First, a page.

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La traverse miraculeuse

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01
Reel à bouche (Turlutte acadienne)
2:46
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02
Dans Paris y'a t'une brune
2:51
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03
Les Haubans
2:47
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04
Valse d'Émile Benoît
2:34
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05
Le 10 d'avril
5:53
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06
La traverse miraculeuse
3:26
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07
Complaints du coureur des bois
4:04
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08
Le navire de Bayonne
6:00
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09
Le combat de La Danaé (The Battle of Quebec)
8:08
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10
Turlutte et reel
4:35
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11
Dans les prisons de Nantes
5:32
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12
Petite Galiote
3:25
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Album Information
EDITOR'S PICK

Total Tracks: 12   Total Length: 52:01

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Typical Québec!

annie_fleur

If you wonder what makes French Canadian parties lift, the answer is in music such as that of "Les Charbonniers de l'Enfer" (especially tracks #1,2,10) who sing the old Nouvelle-France with its hopes and sufferings. You won't find here the best voices in the world nor the best French pronounciation. This is the music of the people, unpretentious and full of emotions.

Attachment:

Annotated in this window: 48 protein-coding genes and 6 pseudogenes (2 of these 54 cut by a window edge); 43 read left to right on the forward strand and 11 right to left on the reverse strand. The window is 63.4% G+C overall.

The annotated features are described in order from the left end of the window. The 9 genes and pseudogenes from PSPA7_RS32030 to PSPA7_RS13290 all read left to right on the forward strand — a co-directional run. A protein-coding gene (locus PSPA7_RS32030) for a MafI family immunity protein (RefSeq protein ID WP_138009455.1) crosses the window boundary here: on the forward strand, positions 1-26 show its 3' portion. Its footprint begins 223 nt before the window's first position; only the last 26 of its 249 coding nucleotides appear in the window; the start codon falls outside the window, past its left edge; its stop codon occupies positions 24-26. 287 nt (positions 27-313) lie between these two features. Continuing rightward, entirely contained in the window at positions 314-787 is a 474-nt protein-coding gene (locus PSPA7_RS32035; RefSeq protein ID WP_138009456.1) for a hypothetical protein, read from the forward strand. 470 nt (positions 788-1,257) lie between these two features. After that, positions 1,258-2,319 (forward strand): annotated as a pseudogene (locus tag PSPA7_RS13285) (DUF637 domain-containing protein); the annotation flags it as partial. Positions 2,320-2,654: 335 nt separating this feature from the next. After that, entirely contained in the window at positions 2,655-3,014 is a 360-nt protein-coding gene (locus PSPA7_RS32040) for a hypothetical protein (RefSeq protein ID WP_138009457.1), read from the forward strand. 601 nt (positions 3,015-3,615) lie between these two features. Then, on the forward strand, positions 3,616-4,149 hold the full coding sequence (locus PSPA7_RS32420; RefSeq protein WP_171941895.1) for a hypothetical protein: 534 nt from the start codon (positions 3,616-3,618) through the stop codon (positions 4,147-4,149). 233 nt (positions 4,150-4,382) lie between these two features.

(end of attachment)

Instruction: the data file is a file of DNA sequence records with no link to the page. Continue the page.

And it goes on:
They Say All Music Guide

This wonderful disc is a collaboration between Les Charbonniers de l’Enfer (an a cappella ensemble that specializes in the traditional songs of Quebec and Acadia) and La Nef (a trio that specializes in both early and contemporary classical music). The title refers to the crossing of waters both great and small by centuries of sailors; the program combines traditional seafaring songs with accounts of the Seven Years’ War and its attendant sea battles. Many of the songs are in the unison, call-and-response style that will be familiar to fans of traditional Quebecois music, and sound very much like early recordings by La Bottine Souriante accompanied by a string section. Elsewhere, such as on the lovely “Le 10 Avril,” the sound is more purely classical and evokes dance music of the Renaissance. Highlights on this very fine program include a gorgeous waltz titled “Valse d’Emile Benoit,” the lilting “Le Navire de Bayonne,” and the dark and mournful “Le Combat de la Danaé.” On “Complainte du Coureur des Bois” some relatively weak vocals are unfortunately exposed by an unusually spare arrangement, but for the most part this album is a wild and fascinating trip down an unusual alley of musical history. – Rick Anderson

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